The sample consisted of 530 participants (284 men, 246 women, mean±SD age 63±6 years). Participants had moderately raised cholesterol, but generally demonstrated low risk factors with low rates of smoking and obesity and normal blood pressure (table 1). None of the participants rated their health as ‘poor’, with 68% of the sample giving ratings of ‘excellent’ or ‘very good’. The time taken to complete the walking test ranged from 1.0 to 3.5 s and the average coefficient of variation between tests was 6.7%. Faster walkers were slightly younger, more likely to come from higher work grades, record higher scores on the SF-36 (better physical function) and report better health (table 1). In addition, faster walking speed was associated with lower adiposity, CRP and LDL cholesterol after adjusting for age (see table 1). Blood pressure levels and fasting glucose were unrelated to walking speed. Participants who reported a usual walking pace of ‘brisk/fast’ demonstrated faster walking times (age and sex-adjusted mean difference −0.15, 95% CI −0.21 to −0.08 s) compared with those reporting ‘slow/average’ walking pace. In addition, participants with higher self-reported physical health (top third of SF-36 scores) had marginally faster walking times (age and sex-adjusted mean difference −0.07, 95% CI −0.15 to 0.01 s) than those in the lowest third.
High levels of CAC (Agatston score ≥100) were detected in 24% of the sample. The association between self-reported and objectively assessed walking pace is shown in table 2. Objectively assessed (but not self-reported) faster walking speed was associated with a lower risk of high CAC after adjustment for potential confounders, OR 0.62 (95% CI 0.40 to 0.96) for the fastest (upper two-thirds) versus slowest (bottom third) walkers. Using linear analyses there was a marginal association between the log-transformed Agatston score and continuous walking time (age and sex adjusted β=0.49, 95% CI −0.04 to 1.02), indicating a greater extent of CAC in slower walkers. On average, there was a difference of 0.16 s (95% CI 0.04 to 0.28) in the time to complete the walking course in participants with no detectable CAC compared with those with CAC of 400 or greater (see figure 1). Objectively assessed faster walking speed was also associated with lower IMT (β=−0.034, 95% CI −0.002 to −0.067 mm) in comparison with the slowest walkers (bottom third), after adjusting for age, sex, social status, smoking, SF-36 and conventional risk factors (figure 2). No sex differences were observed in these associations (eg, p=0.64 for sex interaction with walking speed and CAC). High walking variability (top third) was not a significant predictor of CAC (age and sex adjusted OR 1.28, 95% CI 0.76 to 2.18) or IMT (β=−0.008, 95% CI −0.041 to 0.025 mm) in comparison with low walking variability (bottom third).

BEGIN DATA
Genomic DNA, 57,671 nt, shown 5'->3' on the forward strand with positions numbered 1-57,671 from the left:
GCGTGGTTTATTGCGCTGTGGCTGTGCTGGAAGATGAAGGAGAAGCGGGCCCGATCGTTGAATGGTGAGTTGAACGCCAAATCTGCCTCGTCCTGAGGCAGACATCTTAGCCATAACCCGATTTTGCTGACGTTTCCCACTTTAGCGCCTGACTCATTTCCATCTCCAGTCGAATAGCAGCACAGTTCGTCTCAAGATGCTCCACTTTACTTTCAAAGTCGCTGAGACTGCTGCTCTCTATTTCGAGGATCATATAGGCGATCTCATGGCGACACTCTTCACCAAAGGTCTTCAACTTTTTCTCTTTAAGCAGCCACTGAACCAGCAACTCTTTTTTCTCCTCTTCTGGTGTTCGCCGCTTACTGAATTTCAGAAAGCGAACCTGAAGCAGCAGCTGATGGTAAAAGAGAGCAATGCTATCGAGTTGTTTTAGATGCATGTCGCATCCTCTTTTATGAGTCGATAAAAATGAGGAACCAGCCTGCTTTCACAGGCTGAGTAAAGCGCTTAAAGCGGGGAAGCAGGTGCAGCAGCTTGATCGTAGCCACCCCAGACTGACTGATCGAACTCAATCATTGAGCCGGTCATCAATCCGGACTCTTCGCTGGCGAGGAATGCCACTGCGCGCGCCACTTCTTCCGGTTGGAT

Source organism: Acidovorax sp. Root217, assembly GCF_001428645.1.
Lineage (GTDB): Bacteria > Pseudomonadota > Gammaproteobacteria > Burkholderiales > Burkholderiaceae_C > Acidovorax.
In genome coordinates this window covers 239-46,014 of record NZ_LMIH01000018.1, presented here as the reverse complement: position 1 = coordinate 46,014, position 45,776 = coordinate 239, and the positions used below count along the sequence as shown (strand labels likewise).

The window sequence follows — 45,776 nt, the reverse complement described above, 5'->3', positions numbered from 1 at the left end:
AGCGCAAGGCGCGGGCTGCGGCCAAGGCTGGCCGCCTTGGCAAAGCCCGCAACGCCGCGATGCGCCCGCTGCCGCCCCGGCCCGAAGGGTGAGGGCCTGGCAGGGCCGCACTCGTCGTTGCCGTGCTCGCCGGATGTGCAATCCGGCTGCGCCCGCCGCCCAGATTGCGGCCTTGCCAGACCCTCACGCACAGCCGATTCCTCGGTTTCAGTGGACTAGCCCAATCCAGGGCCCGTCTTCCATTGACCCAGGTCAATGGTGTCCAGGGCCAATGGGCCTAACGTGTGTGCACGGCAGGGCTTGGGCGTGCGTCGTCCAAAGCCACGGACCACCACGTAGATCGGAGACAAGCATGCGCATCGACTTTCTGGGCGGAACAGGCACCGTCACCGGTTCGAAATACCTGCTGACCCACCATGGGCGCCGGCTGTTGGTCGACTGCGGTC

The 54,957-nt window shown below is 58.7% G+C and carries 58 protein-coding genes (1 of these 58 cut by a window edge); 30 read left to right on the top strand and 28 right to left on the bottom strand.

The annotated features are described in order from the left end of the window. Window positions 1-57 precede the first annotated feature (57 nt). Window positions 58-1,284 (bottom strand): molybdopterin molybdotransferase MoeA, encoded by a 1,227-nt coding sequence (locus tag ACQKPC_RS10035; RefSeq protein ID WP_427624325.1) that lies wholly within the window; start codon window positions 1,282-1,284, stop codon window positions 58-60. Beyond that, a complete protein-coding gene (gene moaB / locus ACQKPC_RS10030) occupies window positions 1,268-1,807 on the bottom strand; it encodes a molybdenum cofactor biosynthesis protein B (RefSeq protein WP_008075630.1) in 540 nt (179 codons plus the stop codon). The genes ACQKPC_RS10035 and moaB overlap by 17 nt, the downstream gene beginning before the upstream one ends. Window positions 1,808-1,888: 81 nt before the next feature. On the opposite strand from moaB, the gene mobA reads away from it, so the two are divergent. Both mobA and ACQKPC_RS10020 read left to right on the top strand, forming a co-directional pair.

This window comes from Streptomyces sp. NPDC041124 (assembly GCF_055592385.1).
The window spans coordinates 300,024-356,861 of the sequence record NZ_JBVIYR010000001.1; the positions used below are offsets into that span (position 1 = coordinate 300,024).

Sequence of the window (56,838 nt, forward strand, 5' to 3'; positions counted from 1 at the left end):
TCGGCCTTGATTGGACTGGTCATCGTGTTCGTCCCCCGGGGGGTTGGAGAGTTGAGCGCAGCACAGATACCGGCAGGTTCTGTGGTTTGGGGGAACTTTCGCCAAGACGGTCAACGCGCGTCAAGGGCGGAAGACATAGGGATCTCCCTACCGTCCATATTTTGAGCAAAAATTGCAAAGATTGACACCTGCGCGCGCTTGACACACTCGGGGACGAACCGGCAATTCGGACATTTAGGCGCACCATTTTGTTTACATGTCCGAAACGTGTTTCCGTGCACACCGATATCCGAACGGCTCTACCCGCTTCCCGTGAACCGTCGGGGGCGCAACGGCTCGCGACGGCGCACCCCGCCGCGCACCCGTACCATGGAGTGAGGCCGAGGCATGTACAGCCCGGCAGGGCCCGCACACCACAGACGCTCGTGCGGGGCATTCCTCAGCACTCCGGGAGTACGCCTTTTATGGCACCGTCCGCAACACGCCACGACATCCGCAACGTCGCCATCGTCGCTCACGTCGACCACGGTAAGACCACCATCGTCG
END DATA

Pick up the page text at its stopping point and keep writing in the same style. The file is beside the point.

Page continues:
The present study examined the association of walking speed with markers of subclinical atherosclerosis, assessed from both CAC and carotid IMT, in a sample of older adults without overt CVD. Faster pace walking speed assessed with a short-distance test was associated with a lower prevalence and extent of CAC and lower IMT values, independently of age and other CVD risk factors. These associations were not observed when using the self-reported measure of walking pace. In a recent analysis of the full Whitehall II cohort that employed the short-distance test, age-adjusted walking speed was approximately 13% higher in the highest employment grade compared with the lowest,13 although our findings suggest that associations with subclinical atherosclerosis are independent of social status. We also observed an association between walking speed and several markers of metabolic health. Replicable findings across two independent measures of preclinical atherosclerosis and consistent associations with atherosclerosis risk factors suggest that the association between walking speed and preclinical atherosclerosis was robust.
CAC has been shown to be independently predictive of CHD risk over and above traditional cardiac risk factors,2 and thus may be important in the early detection of atherosclerosis. Our findings extend those reported in the few previous smaller-scale studies of objective walking speed and CAC. In community-based samples of healthy elderly participants, walking speed over a 15-ft course was inversely related to CAC in women but not men,4 and maximum walking pace was inversely associated with carotid plaques and IMT.5 Our findings are consistent with the evidence that demonstrated associations of objective walking speed with incident CVD and total mortality.1 Other data have shown an association between impaired physical performance and inflammatory markers in the elderly.14
Studies examining the association between self-reported measures of physical activity and CAC have generally produced inconsistent findings,15–17 which may be explained by differences in physical activity assessment techniques between studies and limitations of self-reported instruments. In a recent study self-reported brisk walking pace was associated with lower CAC and IMT in men but only IMT in women,6 which contrasts with our results that showed no associations.